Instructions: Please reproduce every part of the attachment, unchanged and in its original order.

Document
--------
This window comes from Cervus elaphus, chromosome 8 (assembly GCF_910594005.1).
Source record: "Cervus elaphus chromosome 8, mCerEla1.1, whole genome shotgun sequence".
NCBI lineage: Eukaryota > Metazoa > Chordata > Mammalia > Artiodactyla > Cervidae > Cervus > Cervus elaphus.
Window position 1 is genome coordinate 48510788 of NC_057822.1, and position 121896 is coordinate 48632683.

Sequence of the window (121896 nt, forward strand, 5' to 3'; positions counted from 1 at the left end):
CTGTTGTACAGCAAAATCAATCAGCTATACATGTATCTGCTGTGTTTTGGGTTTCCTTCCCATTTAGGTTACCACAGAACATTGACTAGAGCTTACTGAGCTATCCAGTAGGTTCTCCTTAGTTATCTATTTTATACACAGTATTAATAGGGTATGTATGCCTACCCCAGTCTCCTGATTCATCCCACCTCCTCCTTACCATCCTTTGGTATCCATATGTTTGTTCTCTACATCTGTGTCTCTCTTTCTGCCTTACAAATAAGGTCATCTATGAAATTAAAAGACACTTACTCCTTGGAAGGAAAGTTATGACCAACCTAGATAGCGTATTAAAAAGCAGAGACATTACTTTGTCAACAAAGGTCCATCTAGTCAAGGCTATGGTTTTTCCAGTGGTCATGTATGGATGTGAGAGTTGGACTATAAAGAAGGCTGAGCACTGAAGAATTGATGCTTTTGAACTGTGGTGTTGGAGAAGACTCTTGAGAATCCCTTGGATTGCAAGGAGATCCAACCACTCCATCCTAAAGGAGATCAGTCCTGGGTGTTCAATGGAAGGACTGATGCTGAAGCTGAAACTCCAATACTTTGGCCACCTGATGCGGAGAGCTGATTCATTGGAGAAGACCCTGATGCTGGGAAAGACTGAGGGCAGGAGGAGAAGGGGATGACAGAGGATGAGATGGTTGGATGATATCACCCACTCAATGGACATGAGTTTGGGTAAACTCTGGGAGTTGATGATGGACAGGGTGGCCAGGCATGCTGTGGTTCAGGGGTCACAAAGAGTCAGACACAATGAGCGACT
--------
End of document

This window comes from Cervus elaphus, chromosome 8 (assembly GCF_910594005.1).
Source record: "Cervus elaphus chromosome 8, mCerEla1.1, whole genome shotgun sequence".
NCBI lineage: Eukaryota > Metazoa > Chordata > Mammalia > Artiodactyla > Cervidae > Cervus > Cervus elaphus.
Window position 1 is genome coordinate 48510788 of NC_057822.1, and position 121896 is coordinate 48632683.

Sequence of the window (121896 nt, forward strand, 5' to 3'; positions counted from 1 at the left end):
CTGTTGTACAGCAAAATCAATCAGCTATACATGTATCTGCTGTGTTTTGGGTTTCCTTCCCATTTAGGTTACCACAGAACATTGACTAGAGCTTACTGAGCTATCCAGTAGGTTCTCCTTAGTTATCTATTTTATACACAGTATTAATAGGGTATGTATGCCTACCCCAGTCTCCTGATTCATCCCACCTCCTCCTTACCATCCTTTGGTATCCATATGTTTGTTCTCTACATCTGTGTCTCTCTTTCTGCCTTACAAATAAGGTCATCTATGAAATTAAAAGACACTTACTCCTTGGAAGGAAAGTTATGACCAACCTAGATAGCGTATTAAAAAGCAGAGACATTACTTTGTCAACAAAGGTCCATCTAGTCAAGGCTATGGTTTTTCCAGTGGTCATGTATGGATGTGAGAGTTGGACTATAAAGAAGGCTGAGCACTGAAGAATTGATGCTTTTGAACTGTGGTGTTGGAGAAGACTCTTGAGAATCCCTTGGATTGCAAGGAGATCCAACCACTCCATCCTAAAGGAGATCAGTCCTGGGTGTTCAATGGAAGGACTGATGCTGAAGCTGAAACTCCAATACTTTGGCCACCTGATGCGGAGAGCTGATTCATTGGAGAAGACCCTGATGCTGGGAAAGACTGAGGGCAGGAGGAGAAGGGGATGACAGAGGATGAGATGGTTGGATGATATCACCCACTCAATGGACATGAGTTTGGGTAAACTCTGGGAGTTGATGATGGACAGGGTGGCCAGGCATGCTGTGGTTCAGGGGTCACAAAGAGTCAGACACAATGAGCGACT